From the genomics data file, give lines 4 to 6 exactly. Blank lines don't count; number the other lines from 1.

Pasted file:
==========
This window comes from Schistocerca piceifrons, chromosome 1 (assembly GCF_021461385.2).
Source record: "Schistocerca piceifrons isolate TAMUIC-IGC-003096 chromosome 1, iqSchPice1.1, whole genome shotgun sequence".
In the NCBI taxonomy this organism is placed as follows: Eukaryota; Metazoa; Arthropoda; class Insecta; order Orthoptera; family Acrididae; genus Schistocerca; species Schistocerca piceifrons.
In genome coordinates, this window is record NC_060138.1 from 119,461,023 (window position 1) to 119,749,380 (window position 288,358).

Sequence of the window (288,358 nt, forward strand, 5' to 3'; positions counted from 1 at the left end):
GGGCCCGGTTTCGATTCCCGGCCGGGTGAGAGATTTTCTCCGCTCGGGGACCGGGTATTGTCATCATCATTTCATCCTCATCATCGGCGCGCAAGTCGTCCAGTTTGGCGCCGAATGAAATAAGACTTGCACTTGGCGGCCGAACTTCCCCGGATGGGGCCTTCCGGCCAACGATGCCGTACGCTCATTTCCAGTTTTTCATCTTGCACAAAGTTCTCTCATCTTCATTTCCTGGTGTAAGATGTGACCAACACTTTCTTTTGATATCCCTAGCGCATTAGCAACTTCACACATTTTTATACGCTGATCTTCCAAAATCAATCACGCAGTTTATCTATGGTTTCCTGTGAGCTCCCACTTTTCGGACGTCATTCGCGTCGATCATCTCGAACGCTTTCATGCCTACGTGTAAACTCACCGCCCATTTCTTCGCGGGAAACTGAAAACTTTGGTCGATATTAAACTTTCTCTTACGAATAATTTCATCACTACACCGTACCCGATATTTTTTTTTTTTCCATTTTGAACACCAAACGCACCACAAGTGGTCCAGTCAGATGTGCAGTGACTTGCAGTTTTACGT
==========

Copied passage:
In genome coordinates, this window is record NC_060138.1 from 119,461,023 (window position 1) to 119,749,380 (window position 288,358).

Sequence of the window (288,358 nt, forward strand, 5' to 3'; positions counted from 1 at the left end):
GGGCCCGGTTTCGATTCCCGGCCGGGTGAGAGATTTTCTCCGCTCGGGGACCGGGTATTGTCATCATCATTTCATCCTCATCATCGGCGCGCAAGTCGTCCAGTTTGGCGCCGAATGAAATAAGACTTGCACTTGGCGGCCGAACTTCCCCGGATGGGGCCTTCCGGCCAACGATGCCGTACGCTCATTTCCAGTTTTTCATCTTGCACAAAGTTCTCTCATCTTCATTTCCTGGTGTAAGATGTGACCAACACTTTCTTTTGATATCCCTAGCGCATTAGCAACTTCACACATTTTTATACGCTGATCTTCCAAAATCAATCACGCAGTTTATCTATGGTTTCCTGTGAGCTCCCACTTTTCGGACGTCATTCGCGTCGATCATCTCGAACGCTTTCATGCCTACGTGTAAACTCACCGCCCATTTCTTCGCGGGAAACTGAAAACTTTGGTCGATATTAAACTTTCTCTTACGAATAATTTCATCACTACACCGTACCCGATATTTTTTTTTTTTCCATTTTGAACACCAAACGCACCACAAGTGGTCCAGTCAGATGTGCAGTGACTTGCAGTTTTACGT